Two developments last week altered Minnesota's long-running transportation debate in ways that ought to make achieving at least a modest funding increase easier for the 2016 Legislature.

One: In Washington, Congress and the president finally came to a rare bipartisan accord on a respectable five-year transportation funding bill, one that will provide Minnesota with $36 million in additional highway and transit funding this fiscal year and amounts increasing thereafter to $107 million in fiscal 2020.

Two: In St. Paul, a forecast of a $1.87 billion balance in the state budget through mid-2017 turned out the lights on proposals to raise the highway-dedicated gas tax next year. "I think a gas tax increase is dead with this surplus available," Gov. Mark Dayton acknowledged Thursday.

That's a disappointing concession for those, including the Star Tribune Editorial Board, who consider a gas tax boost a fair and reasonable way to ease transportation woes. But it's also a gubernatorial bow to political reality. The House Republican majority's opposition to a higher gas tax has only stiffened in the face of a surplus that exceeds $1 billion even after a requisite $600 million boost in the state's reserve fund. Even before the forecast, some DFLers' support for an increase in the state's 28.5-cents-a-gallon tax was softening, and their interest in tapping the general fund for transportation purposes — as the House GOP bill does — was growing.

But we hope legislators were also listening a few moments earlier when Dayton warned them: Don't expect to go very far in permanently diverting money from the general fund to transportation. "A permanent transfer of general fund revenues to the dedicated Highway Trust Fund … must not be so large as to jeopardize our future fiscal stability," he said. While he would not name a number, the governor said the sum he'll allow to flow from the general fund won't be sufficient to meet the state's transportation needs. A Minnesota Department of Transportation study last month put those needs at $16.3 billion through 2037 — up $4 billion from an estimate through 2033 made only three years ago.

Without a gas tax increase, how can Minnesota come close to amassing that kind of sum? New federal money will help. The sums that President Obama signed into law Friday are not large, but the fact that they're locked in for the next five years is a plus for transportation planners.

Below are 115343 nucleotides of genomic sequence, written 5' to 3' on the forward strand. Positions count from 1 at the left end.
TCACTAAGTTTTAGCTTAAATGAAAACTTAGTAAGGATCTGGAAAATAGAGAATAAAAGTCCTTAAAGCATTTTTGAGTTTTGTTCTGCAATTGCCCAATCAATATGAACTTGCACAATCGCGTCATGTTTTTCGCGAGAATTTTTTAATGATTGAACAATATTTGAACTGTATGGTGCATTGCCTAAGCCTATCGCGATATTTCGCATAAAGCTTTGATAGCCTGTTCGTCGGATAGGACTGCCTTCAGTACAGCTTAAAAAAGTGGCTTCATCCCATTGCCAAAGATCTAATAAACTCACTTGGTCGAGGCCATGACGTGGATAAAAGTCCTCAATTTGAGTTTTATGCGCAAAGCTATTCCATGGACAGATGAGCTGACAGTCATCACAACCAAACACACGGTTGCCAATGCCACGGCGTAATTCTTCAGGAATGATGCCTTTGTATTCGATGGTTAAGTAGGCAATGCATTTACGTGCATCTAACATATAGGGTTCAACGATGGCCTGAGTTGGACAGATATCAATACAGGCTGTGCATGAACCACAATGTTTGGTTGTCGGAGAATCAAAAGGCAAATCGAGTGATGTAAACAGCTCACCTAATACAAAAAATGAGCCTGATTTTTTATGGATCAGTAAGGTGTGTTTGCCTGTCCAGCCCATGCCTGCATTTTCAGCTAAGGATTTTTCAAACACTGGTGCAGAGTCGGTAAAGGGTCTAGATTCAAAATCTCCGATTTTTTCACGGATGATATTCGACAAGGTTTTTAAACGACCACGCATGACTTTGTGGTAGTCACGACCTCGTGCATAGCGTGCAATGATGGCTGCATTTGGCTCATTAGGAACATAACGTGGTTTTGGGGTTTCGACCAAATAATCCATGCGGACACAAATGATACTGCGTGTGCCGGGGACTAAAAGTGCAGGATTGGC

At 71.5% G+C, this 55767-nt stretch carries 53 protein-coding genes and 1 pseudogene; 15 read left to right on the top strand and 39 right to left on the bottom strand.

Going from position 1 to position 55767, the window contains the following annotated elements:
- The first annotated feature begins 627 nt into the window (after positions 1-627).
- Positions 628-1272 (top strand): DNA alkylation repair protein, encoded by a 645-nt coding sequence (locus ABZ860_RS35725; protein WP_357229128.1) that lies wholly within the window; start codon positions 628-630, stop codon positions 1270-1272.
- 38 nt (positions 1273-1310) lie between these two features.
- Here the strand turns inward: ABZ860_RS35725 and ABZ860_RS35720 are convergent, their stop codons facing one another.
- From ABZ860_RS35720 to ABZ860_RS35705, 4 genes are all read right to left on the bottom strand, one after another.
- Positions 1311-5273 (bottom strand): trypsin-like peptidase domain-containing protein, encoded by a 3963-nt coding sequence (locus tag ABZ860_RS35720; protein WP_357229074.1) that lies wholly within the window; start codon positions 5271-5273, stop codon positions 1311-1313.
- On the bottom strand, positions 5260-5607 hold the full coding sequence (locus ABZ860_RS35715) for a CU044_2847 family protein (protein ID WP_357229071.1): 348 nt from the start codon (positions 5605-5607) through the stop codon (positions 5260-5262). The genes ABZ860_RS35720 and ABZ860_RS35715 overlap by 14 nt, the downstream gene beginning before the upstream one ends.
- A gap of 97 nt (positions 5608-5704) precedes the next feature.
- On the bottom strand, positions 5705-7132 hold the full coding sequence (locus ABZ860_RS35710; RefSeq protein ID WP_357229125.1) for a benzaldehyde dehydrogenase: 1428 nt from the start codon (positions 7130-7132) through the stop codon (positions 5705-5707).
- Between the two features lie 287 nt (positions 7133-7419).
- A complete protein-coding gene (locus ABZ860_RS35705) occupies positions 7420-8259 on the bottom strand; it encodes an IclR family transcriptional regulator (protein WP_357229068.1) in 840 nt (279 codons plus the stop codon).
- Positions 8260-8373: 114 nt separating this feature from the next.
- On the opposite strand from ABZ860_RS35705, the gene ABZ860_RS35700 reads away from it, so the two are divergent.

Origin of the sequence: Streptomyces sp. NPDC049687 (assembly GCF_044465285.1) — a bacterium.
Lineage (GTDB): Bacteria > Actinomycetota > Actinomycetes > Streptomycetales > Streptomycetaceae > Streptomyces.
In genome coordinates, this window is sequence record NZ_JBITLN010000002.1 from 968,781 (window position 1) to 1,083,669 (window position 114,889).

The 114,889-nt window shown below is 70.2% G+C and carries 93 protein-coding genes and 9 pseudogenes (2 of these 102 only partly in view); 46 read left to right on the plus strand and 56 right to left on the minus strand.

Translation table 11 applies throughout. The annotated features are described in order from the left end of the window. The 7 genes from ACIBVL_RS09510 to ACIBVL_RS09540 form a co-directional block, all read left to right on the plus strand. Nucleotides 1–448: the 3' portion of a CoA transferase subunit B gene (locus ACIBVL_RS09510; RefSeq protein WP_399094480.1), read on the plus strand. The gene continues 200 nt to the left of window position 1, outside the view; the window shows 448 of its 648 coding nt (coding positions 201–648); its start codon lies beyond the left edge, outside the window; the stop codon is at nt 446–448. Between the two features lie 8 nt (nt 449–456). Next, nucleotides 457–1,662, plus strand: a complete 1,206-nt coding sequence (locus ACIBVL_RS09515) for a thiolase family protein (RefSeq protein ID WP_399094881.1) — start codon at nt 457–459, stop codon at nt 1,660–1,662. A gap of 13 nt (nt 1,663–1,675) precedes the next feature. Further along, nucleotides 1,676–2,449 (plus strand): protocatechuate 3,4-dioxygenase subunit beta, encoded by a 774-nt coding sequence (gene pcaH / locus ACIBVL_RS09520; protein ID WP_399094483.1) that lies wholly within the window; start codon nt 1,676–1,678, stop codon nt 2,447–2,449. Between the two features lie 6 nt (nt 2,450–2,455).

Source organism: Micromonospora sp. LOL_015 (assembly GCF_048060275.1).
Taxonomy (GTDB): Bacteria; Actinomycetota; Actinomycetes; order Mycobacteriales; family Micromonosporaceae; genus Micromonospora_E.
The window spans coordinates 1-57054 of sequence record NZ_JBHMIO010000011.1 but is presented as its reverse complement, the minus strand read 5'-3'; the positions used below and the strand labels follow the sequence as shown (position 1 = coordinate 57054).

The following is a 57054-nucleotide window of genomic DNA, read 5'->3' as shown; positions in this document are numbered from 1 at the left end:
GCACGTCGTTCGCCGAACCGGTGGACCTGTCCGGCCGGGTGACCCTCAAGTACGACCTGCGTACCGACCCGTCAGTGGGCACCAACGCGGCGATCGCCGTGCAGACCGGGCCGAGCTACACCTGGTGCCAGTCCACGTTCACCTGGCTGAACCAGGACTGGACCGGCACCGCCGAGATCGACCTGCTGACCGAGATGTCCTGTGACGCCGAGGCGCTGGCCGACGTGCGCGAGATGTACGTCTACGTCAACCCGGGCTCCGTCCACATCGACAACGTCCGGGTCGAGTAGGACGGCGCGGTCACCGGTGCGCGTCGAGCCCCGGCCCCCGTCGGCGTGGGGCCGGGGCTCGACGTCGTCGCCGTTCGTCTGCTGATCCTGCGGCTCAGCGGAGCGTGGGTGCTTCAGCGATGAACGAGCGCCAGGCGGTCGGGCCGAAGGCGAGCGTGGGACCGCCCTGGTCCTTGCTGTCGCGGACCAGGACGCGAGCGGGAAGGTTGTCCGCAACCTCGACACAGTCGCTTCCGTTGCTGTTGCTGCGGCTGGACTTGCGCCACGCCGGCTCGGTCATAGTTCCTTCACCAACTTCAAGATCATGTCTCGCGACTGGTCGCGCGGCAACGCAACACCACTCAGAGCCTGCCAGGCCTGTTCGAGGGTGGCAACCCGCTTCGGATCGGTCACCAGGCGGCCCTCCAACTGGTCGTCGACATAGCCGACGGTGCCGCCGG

We also hope legislators see that there's more than one way to raise revenue. They can call a tax a fee — or a license tab. An increase in vehicle registration fees is in order. They can make a tax increase a local option. That strategy has worked well with county-approved wheelage tax increases. It could apply to a boost in the metro sales tax for transit.

Legislators can expand on an idea included in the House transportation bill last session. It would have sent proceeds from the existing sales tax on motor vehicle repair parts — a $234 million item in fiscal year 2017 — to the state's highway trust fund. Why not add a sales tax on repair services as well as parts? That addition would net $141 million more this year if applied only to consumer repairs, and $33 million more if repairs purchased by businesses were added.

Constitutional dedication of such measures for transportation is also in order. The long time horizons for road and transit projects demand the dependability that only a constitutionally guaranteed flow of funds can provide. The precedent of the 2006 vote on the motor vehicle sales tax should be followed: 2016 voters should be asked whether to dedicate the sales taxes in question on a 60/40 basis — 60 percent for roads, 40 percent for transit.

With more money coming from Washington and with Dayton calling a truce in the gas tax fight, Minnesota lawmakers' transportation task next session should be less daunting. The work ahead will still require creativity and not a little political courage. But if not to solve chronic public problems like this one, what's an election certificate for?